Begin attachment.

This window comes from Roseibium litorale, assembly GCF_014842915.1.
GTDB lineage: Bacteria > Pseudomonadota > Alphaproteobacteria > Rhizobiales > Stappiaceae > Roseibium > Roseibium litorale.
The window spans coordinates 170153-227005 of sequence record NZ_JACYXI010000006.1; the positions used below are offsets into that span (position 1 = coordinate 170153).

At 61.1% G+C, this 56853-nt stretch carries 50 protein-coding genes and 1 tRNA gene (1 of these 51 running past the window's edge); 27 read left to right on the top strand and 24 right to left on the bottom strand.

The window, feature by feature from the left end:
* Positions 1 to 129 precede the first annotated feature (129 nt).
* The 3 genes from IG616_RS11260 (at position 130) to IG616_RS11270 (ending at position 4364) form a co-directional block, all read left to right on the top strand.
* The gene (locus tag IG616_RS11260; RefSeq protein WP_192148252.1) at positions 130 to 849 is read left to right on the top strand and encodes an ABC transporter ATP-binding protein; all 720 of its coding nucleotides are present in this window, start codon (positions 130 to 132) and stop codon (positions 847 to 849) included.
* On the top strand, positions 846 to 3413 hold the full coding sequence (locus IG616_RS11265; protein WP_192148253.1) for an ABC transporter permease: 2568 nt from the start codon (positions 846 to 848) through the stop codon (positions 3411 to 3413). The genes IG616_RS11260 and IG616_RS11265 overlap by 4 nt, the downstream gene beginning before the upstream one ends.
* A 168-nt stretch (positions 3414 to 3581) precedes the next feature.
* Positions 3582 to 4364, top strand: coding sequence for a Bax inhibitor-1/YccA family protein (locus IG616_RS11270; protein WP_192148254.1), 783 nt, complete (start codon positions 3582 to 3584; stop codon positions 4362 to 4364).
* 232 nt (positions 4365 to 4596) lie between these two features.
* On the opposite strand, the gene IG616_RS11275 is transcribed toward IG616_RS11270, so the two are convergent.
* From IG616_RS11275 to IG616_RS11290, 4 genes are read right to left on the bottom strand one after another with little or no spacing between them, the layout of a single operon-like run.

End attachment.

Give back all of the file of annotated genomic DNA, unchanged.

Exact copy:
This window comes from Roseibium litorale, assembly GCF_014842915.1.
GTDB lineage: Bacteria > Pseudomonadota > Alphaproteobacteria > Rhizobiales > Stappiaceae > Roseibium > Roseibium litorale.
The window spans coordinates 170153-227005 of sequence record NZ_JACYXI010000006.1; the positions used below are offsets into that span (position 1 = coordinate 170153).

At 61.1% G+C, this 56853-nt stretch carries 50 protein-coding genes and 1 tRNA gene (1 of these 51 running past the window's edge); 27 read left to right on the top strand and 24 right to left on the bottom strand.

The window, feature by feature from the left end:
* Positions 1 to 129 precede the first annotated feature (129 nt).
* The 3 genes from IG616_RS11260 (at position 130) to IG616_RS11270 (ending at position 4364) form a co-directional block, all read left to right on the top strand.
* The gene (locus tag IG616_RS11260; RefSeq protein WP_192148252.1) at positions 130 to 849 is read left to right on the top strand and encodes an ABC transporter ATP-binding protein; all 720 of its coding nucleotides are present in this window, start codon (positions 130 to 132) and stop codon (positions 847 to 849) included.
* On the top strand, positions 846 to 3413 hold the full coding sequence (locus IG616_RS11265; protein WP_192148253.1) for an ABC transporter permease: 2568 nt from the start codon (positions 846 to 848) through the stop codon (positions 3411 to 3413). The genes IG616_RS11260 and IG616_RS11265 overlap by 4 nt, the downstream gene beginning before the upstream one ends.
* A 168-nt stretch (positions 3414 to 3581) precedes the next feature.
* Positions 3582 to 4364, top strand: coding sequence for a Bax inhibitor-1/YccA family protein (locus IG616_RS11270; protein WP_192148254.1), 783 nt, complete (start codon positions 3582 to 3584; stop codon positions 4362 to 4364).
* 232 nt (positions 4365 to 4596) lie between these two features.
* On the opposite strand, the gene IG616_RS11275 is transcribed toward IG616_RS11270, so the two are convergent.
* From IG616_RS11275 to IG616_RS11290, 4 genes are read right to left on the bottom strand one after another with little or no spacing between them, the layout of a single operon-like run.